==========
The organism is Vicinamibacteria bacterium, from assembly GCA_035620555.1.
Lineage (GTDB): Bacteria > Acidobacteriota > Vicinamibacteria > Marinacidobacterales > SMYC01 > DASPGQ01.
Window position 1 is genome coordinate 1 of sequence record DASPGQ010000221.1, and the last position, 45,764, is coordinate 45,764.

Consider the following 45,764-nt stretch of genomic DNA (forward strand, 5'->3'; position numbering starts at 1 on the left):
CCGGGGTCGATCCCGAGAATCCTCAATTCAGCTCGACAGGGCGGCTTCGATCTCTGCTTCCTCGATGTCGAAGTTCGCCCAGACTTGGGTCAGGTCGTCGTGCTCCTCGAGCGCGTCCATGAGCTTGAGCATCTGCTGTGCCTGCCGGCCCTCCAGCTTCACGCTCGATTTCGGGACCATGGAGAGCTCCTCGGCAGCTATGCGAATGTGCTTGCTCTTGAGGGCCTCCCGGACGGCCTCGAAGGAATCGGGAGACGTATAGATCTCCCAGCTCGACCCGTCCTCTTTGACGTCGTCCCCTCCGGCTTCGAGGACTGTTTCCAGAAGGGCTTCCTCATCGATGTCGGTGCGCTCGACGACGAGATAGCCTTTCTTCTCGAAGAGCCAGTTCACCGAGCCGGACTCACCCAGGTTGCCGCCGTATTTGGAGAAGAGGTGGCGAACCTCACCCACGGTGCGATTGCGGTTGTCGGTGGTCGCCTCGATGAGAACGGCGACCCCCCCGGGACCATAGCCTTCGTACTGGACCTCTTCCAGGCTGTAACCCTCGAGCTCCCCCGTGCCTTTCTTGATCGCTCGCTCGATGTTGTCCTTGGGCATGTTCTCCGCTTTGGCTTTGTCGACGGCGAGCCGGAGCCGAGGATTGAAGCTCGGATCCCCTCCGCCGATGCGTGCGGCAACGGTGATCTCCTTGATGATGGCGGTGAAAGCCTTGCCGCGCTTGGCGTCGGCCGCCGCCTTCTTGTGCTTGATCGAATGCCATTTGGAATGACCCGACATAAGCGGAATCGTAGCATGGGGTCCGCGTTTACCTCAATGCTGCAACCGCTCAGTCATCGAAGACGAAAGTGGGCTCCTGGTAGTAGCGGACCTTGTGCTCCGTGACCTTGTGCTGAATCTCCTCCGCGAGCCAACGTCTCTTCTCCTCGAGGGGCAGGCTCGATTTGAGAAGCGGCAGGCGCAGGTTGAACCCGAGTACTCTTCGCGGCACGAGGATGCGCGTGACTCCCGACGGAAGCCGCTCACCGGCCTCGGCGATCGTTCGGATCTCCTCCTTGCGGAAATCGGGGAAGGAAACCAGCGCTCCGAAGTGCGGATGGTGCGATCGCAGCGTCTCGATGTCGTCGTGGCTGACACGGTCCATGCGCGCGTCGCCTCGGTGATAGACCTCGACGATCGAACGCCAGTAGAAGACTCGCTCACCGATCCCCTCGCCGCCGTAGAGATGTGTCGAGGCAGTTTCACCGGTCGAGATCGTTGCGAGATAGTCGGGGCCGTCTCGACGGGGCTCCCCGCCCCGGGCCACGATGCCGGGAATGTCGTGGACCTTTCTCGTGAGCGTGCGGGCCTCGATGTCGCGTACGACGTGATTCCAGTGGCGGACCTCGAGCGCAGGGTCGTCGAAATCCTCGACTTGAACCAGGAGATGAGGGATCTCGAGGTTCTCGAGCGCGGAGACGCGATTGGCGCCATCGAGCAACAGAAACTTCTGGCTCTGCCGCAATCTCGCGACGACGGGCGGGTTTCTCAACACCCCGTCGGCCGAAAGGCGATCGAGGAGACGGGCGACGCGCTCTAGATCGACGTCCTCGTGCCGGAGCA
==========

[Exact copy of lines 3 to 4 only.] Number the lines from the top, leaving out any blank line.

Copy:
Window position 1 is genome coordinate 1 of sequence record DASPGQ010000221.1, and the last position, 45,764, is coordinate 45,764.

Consider the following 45,764-nt stretch of genomic DNA (forward strand, 5'->3'; position numbering starts at 1 on the left):